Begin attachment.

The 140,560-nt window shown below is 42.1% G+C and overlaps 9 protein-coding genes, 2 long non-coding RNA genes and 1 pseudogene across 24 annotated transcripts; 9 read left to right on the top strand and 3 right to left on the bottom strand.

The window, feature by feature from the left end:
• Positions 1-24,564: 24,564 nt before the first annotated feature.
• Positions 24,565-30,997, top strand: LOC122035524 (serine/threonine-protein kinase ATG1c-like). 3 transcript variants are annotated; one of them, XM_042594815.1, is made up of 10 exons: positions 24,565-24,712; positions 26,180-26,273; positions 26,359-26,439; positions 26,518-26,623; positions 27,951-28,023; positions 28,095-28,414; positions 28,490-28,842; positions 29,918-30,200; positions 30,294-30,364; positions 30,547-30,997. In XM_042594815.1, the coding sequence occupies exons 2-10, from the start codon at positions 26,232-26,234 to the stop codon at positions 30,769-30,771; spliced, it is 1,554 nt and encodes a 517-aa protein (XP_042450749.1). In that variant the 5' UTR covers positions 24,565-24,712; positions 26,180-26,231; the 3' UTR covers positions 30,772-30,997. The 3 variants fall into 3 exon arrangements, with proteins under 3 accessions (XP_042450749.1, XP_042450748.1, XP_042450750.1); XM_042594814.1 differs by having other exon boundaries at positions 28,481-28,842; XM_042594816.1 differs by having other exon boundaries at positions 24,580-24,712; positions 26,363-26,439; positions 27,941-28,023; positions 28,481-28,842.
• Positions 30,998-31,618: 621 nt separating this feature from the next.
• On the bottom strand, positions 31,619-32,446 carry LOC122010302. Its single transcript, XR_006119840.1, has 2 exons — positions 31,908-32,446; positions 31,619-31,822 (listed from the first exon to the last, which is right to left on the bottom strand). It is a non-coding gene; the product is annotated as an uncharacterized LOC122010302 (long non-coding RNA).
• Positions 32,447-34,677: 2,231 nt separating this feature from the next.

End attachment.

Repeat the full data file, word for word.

The 140,560-nt window shown below is 42.1% G+C and overlaps 9 protein-coding genes, 2 long non-coding RNA genes and 1 pseudogene across 24 annotated transcripts; 9 read left to right on the top strand and 3 right to left on the bottom strand.

The window, feature by feature from the left end:
• Positions 1-24,564: 24,564 nt before the first annotated feature.
• Positions 24,565-30,997, top strand: LOC122035524 (serine/threonine-protein kinase ATG1c-like). 3 transcript variants are annotated; one of them, XM_042594815.1, is made up of 10 exons: positions 24,565-24,712; positions 26,180-26,273; positions 26,359-26,439; positions 26,518-26,623; positions 27,951-28,023; positions 28,095-28,414; positions 28,490-28,842; positions 29,918-30,200; positions 30,294-30,364; positions 30,547-30,997. In XM_042594815.1, the coding sequence occupies exons 2-10, from the start codon at positions 26,232-26,234 to the stop codon at positions 30,769-30,771; spliced, it is 1,554 nt and encodes a 517-aa protein (XP_042450749.1). In that variant the 5' UTR covers positions 24,565-24,712; positions 26,180-26,231; the 3' UTR covers positions 30,772-30,997. The 3 variants fall into 3 exon arrangements, with proteins under 3 accessions (XP_042450749.1, XP_042450748.1, XP_042450750.1); XM_042594814.1 differs by having other exon boundaries at positions 28,481-28,842; XM_042594816.1 differs by having other exon boundaries at positions 24,580-24,712; positions 26,363-26,439; positions 27,941-28,023; positions 28,481-28,842.
• Positions 30,998-31,618: 621 nt separating this feature from the next.
• On the bottom strand, positions 31,619-32,446 carry LOC122010302. Its single transcript, XR_006119840.1, has 2 exons — positions 31,908-32,446; positions 31,619-31,822 (listed from the first exon to the last, which is right to left on the bottom strand). It is a non-coding gene; the product is annotated as an uncharacterized LOC122010302 (long non-coding RNA).
• Positions 32,447-34,677: 2,231 nt separating this feature from the next.